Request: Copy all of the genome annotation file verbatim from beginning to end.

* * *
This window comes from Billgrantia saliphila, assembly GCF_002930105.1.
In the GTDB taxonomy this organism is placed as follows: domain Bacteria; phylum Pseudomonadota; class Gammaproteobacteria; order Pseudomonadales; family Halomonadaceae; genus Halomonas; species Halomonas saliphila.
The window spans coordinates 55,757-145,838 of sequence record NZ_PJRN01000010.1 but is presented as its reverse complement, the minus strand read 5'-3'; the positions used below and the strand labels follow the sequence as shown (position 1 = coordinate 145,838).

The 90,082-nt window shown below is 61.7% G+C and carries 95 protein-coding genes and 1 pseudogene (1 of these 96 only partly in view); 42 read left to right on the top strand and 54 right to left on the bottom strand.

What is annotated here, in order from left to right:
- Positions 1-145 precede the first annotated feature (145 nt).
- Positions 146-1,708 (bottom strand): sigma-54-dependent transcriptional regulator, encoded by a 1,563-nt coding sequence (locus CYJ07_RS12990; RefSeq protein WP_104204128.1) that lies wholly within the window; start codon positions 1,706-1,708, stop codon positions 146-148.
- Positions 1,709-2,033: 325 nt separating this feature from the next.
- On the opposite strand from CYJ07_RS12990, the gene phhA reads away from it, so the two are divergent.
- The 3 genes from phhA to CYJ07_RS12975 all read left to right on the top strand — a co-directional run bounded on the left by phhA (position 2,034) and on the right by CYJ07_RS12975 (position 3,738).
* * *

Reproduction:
This window comes from Billgrantia saliphila, assembly GCF_002930105.1.
In the GTDB taxonomy this organism is placed as follows: domain Bacteria; phylum Pseudomonadota; class Gammaproteobacteria; order Pseudomonadales; family Halomonadaceae; genus Halomonas; species Halomonas saliphila.
The window spans coordinates 55,757-145,838 of sequence record NZ_PJRN01000010.1 but is presented as its reverse complement, the minus strand read 5'-3'; the positions used below and the strand labels follow the sequence as shown (position 1 = coordinate 145,838).

The 90,082-nt window shown below is 61.7% G+C and carries 95 protein-coding genes and 1 pseudogene (1 of these 96 only partly in view); 42 read left to right on the top strand and 54 right to left on the bottom strand.

What is annotated here, in order from left to right:
- Positions 1-145 precede the first annotated feature (145 nt).
- Positions 146-1,708 (bottom strand): sigma-54-dependent transcriptional regulator, encoded by a 1,563-nt coding sequence (locus CYJ07_RS12990; RefSeq protein WP_104204128.1) that lies wholly within the window; start codon positions 1,706-1,708, stop codon positions 146-148.
- Positions 1,709-2,033: 325 nt separating this feature from the next.
- On the opposite strand from CYJ07_RS12990, the gene phhA reads away from it, so the two are divergent.
- The 3 genes from phhA to CYJ07_RS12975 all read left to right on the top strand — a co-directional run bounded on the left by phhA (position 2,034) and on the right by CYJ07_RS12975 (position 3,738).